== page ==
Jenny Maloney, Food Chain and Sustainability Manager at Bayer, Crop Science Division
Putting nutrition first
There are lots of ways to buy fruits and veggies. You can get them at the grocery store, online, a farmers’ market, or a local roadside stand. You may opt for conventionally grown produce, or maybe you prefer organic. We are lucky to have so many options, but it can be overwhelming given different labeling and growing techniques.
Selecting where and how your food is produced is an important personal consideration, as well as ensuring proper nutrition for your family by including a diet that’s rich in fruits and vegetables. Medical and nutrition experts agree that maintaining healthy eating may reduce the risk of cancer, heart disease, diabetes and obesity.
Counting on safe food
It’s important to focus on getting enough fruits and veggies on your family’s plate, but what about the safety of the food we eat, and things like pesticide residues in our food?
Around the world, regulatory authorities monitor our food supply. In the United States, the Environmental Protection Agency (EPA), Food and Drug Administration (FDA) and USDA scientists routinely test to help make sure Americans have safe food. And, EPA regulations aim to protect all people, especially infants and children who may eat fresh produce. And, the USDA has a pesticide data program (PDP) that samples, tests and reports pesticide resides on ag products in the U.S. food supply, with a focus on those produces that are highly consumed by infants and children. Full background on the program can be found here.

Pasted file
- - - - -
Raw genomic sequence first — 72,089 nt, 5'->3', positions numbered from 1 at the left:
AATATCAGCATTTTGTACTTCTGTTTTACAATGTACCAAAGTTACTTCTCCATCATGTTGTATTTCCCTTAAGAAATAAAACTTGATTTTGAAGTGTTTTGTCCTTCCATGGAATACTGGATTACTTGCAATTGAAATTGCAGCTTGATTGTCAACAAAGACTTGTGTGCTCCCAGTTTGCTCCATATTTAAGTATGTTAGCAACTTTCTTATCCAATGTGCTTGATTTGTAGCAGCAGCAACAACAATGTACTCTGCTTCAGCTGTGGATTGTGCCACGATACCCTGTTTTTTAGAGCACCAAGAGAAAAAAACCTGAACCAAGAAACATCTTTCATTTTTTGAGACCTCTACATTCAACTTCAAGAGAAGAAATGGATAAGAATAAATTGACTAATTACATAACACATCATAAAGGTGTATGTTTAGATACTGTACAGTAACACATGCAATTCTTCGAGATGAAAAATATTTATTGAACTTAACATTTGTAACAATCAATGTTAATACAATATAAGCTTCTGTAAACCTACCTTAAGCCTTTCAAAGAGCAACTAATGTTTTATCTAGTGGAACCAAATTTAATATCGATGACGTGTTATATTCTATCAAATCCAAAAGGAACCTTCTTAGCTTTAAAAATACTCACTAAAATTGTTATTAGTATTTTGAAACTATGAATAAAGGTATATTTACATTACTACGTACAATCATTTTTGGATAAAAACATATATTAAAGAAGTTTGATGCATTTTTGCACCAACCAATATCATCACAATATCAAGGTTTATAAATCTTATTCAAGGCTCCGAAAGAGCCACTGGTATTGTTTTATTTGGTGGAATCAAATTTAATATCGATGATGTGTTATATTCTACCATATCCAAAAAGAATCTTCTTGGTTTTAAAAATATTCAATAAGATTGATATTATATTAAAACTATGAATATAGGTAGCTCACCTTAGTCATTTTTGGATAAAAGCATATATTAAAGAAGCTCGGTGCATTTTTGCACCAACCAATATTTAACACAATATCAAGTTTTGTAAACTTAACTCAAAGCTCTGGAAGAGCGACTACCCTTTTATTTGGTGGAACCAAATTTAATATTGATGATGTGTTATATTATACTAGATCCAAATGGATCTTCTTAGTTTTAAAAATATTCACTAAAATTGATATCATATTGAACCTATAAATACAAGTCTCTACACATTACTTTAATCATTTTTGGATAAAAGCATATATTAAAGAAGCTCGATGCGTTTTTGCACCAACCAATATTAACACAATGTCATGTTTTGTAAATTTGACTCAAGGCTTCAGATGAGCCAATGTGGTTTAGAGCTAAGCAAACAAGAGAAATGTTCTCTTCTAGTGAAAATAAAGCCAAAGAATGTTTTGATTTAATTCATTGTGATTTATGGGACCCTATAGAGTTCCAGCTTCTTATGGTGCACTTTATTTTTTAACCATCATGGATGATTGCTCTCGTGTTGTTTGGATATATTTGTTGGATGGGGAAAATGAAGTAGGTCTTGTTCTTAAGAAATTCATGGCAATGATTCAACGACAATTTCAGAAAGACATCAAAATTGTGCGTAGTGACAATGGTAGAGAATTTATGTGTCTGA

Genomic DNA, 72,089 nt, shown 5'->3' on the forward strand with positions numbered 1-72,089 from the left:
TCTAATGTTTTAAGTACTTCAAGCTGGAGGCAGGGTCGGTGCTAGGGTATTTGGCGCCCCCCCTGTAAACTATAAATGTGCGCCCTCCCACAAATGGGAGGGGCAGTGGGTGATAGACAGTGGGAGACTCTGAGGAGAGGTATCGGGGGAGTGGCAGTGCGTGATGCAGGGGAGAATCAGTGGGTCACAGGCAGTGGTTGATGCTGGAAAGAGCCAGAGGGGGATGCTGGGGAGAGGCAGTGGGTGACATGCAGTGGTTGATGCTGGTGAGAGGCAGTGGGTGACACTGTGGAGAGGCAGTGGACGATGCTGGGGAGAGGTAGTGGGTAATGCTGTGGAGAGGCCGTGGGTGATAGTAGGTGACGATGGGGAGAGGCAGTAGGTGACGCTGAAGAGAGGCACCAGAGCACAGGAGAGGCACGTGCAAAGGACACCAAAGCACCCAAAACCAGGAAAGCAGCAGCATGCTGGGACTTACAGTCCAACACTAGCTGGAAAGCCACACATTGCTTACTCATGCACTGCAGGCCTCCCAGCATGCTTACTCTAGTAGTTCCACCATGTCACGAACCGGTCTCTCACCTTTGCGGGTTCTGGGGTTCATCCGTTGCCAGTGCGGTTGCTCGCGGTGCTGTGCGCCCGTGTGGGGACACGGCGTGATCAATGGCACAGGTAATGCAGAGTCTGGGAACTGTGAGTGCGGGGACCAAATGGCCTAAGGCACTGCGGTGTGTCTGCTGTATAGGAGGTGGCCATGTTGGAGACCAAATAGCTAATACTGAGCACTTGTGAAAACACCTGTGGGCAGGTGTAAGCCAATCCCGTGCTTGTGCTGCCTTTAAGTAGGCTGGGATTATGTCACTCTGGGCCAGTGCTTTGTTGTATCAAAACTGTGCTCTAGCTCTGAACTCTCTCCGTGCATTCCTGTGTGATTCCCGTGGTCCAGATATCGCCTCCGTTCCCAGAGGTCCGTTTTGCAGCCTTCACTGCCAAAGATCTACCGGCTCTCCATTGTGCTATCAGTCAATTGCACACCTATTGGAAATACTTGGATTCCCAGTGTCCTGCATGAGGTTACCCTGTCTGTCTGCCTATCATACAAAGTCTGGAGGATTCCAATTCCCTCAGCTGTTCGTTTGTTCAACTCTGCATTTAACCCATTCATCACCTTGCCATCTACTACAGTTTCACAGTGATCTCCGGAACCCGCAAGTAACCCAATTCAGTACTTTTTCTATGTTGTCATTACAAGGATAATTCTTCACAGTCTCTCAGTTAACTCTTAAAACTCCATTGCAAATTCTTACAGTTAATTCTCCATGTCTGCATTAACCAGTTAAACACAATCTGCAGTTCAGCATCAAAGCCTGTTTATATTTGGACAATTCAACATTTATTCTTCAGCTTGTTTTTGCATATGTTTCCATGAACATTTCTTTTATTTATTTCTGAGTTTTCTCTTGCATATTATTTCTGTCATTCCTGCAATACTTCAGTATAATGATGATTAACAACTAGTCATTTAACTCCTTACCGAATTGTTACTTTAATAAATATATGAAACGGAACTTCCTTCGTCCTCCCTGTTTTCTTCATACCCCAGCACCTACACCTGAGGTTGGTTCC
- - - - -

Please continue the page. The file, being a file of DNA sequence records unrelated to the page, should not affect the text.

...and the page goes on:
One of the top questions I get from friends and family is, “so, if there is a pesticide residue on the food, is it safe?” EPA notes, “just because a pesticide residue is detected on a fruit or vegetable, that does not mean it is unsafe.” To put the risk of pesticide exposure into context, a child would have to consume 181 servings of strawberries in one day (that’s 1,448 large strawberries) to reach the level where adverse effects could potentially be seen from the highest pesticide residue recorded by USDA.
My background in agriculture and my job give me a first hand view of farmers and the hard work they do everyday to ensure we have healthy, high quality, abundant, affordable food. If you’ve ever had a small garden plot, you probably understand how difficult it can be grow a crop and protect them from different pests and diseases.
Continuing to question
There are always questions that arise about how something so personal to us (food) is grown and produced. Questions are good – and always welcome by any grower you talk to. As someone who grew up on a farm, has built a career through jobs in all facets of agriculture, and who now works for a large agricultural company, I believe that that your questions and concerns push all of us in the food chain to be more transparent and to better dialogue with consumers. (Check out our transparency iniatiative here.)
So please keep the questions coming.